Of course, to make these glazed bites, a burnt and broken cake is not required ?. But that is how I ended up making these donut holes the first time around: made a chocolate cake that was a bit too dry for my liking, but sort of borderline and kind of yummy despite the dryness. Turned it into little dessert bites and glazed them, and the glaze added the perfect layer of moisture. I served them to my guests instead of the cake and everyone loved them.
Since then I’ve been making glazed donut balls in all sorts of shapes and sizes, and of course even intentionally as such (i.e. w/o having to wreck a cake first…). So if you have a dessert you need to salvage, use the glazing part of this recipe to rescue your goodies. If you don’t have a dessert, but just have a hankering for some “donut holes” (or “timbits” as we call them here in Canada), make a batch of these brownie bites or blueberry coconut bites and glaze. Problem solved. ✨
- Use a failed cake recipe (as per notes above), or make a batch of these brownie bites or these blueberry coconut balls.
- 4 tbsp coconut oil, soft but not melted (*see notes)
- 2 tbsp maple syrup
- Roll your cake into balls (or prepare bliss balls as per recipes above). Set them up on a tray lined with parchment paper and freeze for 30 mins - 1 hour (ideally use a metal tray / small metal baking sheet as it will chill more thoroughly and make the next steps more efficient). The balls should be cold to the touch in order for the glaze to set properly.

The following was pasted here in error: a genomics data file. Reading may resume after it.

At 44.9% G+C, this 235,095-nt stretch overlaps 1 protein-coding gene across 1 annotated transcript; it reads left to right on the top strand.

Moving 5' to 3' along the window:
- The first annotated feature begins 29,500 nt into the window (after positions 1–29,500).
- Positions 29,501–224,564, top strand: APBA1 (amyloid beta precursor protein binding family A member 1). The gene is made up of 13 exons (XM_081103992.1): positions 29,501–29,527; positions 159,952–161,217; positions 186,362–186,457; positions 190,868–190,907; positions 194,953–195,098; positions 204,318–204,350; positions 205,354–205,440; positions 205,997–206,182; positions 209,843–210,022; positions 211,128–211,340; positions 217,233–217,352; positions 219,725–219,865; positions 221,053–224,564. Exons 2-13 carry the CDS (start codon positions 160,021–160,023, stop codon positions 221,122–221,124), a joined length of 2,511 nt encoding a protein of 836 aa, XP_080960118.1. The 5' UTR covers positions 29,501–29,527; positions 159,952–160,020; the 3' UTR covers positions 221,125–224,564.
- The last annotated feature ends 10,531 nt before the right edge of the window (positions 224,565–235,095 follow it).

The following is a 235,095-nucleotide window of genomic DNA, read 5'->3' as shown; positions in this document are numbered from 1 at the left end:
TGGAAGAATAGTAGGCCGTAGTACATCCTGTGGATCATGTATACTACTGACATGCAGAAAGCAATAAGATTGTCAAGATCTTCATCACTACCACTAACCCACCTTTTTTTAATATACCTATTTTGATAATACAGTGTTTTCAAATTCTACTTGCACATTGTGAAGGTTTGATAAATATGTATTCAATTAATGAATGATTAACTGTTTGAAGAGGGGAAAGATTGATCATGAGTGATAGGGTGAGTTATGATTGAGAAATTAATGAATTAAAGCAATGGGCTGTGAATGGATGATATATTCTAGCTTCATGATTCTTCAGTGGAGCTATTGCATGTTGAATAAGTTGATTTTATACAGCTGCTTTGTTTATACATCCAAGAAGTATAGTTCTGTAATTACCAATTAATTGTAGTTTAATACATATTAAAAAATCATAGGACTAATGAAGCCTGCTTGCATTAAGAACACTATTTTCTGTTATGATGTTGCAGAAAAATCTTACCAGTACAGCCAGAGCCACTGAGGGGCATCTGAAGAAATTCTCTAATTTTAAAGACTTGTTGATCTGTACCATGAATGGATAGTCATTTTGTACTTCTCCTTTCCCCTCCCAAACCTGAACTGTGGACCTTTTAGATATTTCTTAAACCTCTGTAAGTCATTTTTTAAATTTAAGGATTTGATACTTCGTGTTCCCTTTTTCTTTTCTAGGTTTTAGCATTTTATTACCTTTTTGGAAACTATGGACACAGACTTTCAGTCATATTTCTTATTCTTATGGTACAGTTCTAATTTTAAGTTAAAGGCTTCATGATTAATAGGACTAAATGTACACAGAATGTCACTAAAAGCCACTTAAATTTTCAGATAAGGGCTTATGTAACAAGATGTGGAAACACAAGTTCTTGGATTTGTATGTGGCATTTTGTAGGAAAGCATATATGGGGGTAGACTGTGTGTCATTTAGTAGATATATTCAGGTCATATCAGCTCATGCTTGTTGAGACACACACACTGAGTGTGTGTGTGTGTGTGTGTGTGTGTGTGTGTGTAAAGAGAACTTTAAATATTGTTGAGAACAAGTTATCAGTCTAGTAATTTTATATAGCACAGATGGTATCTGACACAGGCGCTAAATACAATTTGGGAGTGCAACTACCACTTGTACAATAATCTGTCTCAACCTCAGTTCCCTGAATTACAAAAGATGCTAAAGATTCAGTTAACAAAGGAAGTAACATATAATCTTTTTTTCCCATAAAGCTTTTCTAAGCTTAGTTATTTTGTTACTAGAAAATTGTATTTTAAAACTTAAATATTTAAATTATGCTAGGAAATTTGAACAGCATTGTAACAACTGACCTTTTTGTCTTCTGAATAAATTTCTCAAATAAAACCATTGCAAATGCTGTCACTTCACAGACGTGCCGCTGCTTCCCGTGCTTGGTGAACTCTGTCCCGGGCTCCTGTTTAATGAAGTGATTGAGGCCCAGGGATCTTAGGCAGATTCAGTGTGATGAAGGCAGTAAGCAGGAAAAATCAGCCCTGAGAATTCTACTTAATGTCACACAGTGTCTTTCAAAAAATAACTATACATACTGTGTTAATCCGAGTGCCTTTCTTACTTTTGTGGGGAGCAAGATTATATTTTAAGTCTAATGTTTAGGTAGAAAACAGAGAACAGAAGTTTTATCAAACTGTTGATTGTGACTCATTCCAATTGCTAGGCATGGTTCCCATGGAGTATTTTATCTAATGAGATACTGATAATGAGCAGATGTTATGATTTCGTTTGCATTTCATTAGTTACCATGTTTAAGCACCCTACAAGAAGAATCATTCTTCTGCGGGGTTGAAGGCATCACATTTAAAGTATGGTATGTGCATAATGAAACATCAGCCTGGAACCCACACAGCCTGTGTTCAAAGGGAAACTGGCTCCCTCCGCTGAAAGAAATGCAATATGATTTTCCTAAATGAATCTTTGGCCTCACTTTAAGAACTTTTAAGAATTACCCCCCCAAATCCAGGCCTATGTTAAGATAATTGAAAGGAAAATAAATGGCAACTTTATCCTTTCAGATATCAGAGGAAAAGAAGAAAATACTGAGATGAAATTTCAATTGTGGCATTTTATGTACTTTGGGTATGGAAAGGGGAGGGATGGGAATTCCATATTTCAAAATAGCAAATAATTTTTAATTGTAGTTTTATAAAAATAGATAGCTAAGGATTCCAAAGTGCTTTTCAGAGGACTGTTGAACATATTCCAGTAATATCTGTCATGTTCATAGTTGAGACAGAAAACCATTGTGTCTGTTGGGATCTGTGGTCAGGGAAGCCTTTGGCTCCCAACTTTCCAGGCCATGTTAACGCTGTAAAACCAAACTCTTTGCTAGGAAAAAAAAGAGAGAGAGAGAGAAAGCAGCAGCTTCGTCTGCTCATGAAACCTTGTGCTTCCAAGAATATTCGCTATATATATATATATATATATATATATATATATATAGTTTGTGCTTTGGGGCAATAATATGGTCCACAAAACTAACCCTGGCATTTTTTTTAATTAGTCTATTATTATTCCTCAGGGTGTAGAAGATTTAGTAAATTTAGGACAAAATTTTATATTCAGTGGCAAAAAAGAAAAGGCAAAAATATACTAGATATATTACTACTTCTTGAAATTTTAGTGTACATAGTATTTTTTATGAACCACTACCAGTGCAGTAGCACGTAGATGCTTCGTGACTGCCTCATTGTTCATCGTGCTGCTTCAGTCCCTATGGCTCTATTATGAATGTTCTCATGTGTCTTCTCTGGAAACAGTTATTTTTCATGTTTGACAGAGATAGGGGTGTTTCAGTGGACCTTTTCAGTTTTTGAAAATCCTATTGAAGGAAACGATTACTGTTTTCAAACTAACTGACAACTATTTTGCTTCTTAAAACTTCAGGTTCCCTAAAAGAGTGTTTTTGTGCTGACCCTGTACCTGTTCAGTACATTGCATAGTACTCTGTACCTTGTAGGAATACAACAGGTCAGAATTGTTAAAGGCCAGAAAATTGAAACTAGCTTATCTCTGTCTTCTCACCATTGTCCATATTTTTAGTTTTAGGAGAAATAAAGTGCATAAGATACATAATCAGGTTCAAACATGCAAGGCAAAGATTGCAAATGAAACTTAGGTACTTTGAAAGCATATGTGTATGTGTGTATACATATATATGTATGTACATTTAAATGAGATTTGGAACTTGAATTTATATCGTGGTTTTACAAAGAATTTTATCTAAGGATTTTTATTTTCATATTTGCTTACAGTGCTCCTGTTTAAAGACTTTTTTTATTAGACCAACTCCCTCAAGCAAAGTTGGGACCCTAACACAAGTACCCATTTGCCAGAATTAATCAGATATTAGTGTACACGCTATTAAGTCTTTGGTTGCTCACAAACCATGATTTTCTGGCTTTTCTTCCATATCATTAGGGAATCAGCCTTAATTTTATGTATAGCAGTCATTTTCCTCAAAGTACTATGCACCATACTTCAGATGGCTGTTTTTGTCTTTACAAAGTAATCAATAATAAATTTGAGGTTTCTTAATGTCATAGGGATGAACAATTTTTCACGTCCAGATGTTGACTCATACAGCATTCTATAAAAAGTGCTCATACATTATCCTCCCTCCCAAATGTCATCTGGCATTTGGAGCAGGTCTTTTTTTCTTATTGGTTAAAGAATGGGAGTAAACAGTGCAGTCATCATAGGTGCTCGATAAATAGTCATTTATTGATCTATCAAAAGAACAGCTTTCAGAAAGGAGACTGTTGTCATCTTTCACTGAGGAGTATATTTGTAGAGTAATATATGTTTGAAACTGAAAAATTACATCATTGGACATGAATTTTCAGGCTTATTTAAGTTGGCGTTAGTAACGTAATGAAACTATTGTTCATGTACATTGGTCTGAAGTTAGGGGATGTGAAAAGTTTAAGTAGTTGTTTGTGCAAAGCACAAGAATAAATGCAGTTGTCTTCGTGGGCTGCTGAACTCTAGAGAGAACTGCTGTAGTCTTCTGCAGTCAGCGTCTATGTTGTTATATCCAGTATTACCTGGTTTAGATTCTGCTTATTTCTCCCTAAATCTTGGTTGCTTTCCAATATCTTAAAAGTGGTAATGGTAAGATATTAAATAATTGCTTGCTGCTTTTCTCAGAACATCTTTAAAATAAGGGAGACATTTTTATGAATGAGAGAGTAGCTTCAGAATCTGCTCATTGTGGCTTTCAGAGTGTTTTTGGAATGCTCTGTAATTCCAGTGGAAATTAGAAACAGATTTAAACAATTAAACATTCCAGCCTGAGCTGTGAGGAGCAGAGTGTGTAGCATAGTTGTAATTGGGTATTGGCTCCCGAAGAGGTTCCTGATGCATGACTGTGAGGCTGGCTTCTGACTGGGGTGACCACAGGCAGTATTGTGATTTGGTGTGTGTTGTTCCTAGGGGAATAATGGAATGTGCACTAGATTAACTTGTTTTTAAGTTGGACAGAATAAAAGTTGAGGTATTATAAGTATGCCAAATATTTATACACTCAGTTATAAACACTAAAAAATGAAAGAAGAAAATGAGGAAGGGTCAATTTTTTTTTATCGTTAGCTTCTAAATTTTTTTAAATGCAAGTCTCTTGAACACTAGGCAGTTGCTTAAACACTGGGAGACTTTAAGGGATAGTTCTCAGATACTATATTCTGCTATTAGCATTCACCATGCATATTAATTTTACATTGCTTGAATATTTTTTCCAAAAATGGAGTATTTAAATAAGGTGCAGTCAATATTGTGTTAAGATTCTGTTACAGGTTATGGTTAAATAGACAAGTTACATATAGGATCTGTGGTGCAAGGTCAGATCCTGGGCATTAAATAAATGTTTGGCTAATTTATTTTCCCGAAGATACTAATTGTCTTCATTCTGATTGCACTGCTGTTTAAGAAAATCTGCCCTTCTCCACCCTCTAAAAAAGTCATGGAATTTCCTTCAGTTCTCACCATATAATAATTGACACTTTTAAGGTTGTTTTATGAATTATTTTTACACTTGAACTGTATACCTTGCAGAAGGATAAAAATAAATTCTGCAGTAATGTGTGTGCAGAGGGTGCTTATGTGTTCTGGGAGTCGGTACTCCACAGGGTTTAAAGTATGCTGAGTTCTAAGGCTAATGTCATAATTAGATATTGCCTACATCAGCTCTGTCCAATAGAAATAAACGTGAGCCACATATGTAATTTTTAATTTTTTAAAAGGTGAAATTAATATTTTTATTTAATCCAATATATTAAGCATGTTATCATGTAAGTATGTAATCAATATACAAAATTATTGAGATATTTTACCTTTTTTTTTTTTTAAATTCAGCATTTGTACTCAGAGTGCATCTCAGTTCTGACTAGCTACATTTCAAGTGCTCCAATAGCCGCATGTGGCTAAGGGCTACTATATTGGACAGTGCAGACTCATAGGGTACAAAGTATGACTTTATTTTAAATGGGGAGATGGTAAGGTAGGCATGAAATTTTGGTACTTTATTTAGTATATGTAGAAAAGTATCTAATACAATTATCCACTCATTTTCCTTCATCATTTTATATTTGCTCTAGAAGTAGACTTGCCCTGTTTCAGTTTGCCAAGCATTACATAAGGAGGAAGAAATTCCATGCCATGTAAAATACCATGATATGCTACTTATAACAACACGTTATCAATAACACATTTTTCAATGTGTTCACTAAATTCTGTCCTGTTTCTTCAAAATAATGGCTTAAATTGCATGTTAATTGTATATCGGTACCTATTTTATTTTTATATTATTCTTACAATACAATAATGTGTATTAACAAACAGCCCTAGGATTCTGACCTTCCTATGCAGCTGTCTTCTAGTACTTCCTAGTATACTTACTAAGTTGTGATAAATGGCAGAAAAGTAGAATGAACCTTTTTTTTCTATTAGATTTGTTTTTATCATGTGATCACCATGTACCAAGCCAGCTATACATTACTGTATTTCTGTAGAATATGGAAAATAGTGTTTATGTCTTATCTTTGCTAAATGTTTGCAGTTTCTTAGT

- When ready to glaze, prepare the glaze by mixing the glaze ingredients in a small bowl with a fork until combined (see notes below regarding the right coconut oil consistency first).
- For glazing, remove the tray from the freezer. Place a ball on the surface of a fork and dunk into the glaze, roll around to coat. Lift the ball out, wiping the bottom of the fork tines on the edge of the bowl to remove excess glaze from the ball (see notes), and set the glazed ball back on the chilled parchment-lined tray. Repeat with the remaining balls. Note, if you've got a large batch to work through, you may want to separate the balls onto several metal trays and keep them frozen, with the exception of the batch you are working with to ensure the glaze sets easily (the glaze sets when it comes into contact with cold). Once you're finished glazing all the balls, return the trays to the freezer for 20 mins to fully set. If you'd like a thicker glaze, you can double glaze them at this point by repeating the process. Enjoy! Keep leftovers refrigerated or frozen.
** If you need more tips on how to wipe off excess glaze from your balls most efficiently, without spoiling the look of the balls, there's a video demo available in the Unconventional Treats book & video pack.
*** Note: the basic premise in this recipe is that the glaze sets when it comes into contact with something cold (because coconut oil gets liquid when hot and solid when chilled). This is the reason for freezing the balls first. Likewise, having a chilled tray to set the glazed balls on helps the glaze not to spread out onto the tray, but instead set upon contact with the cold tray. Having the tray lined with parchment paper first will ensure an easy separation from the tray.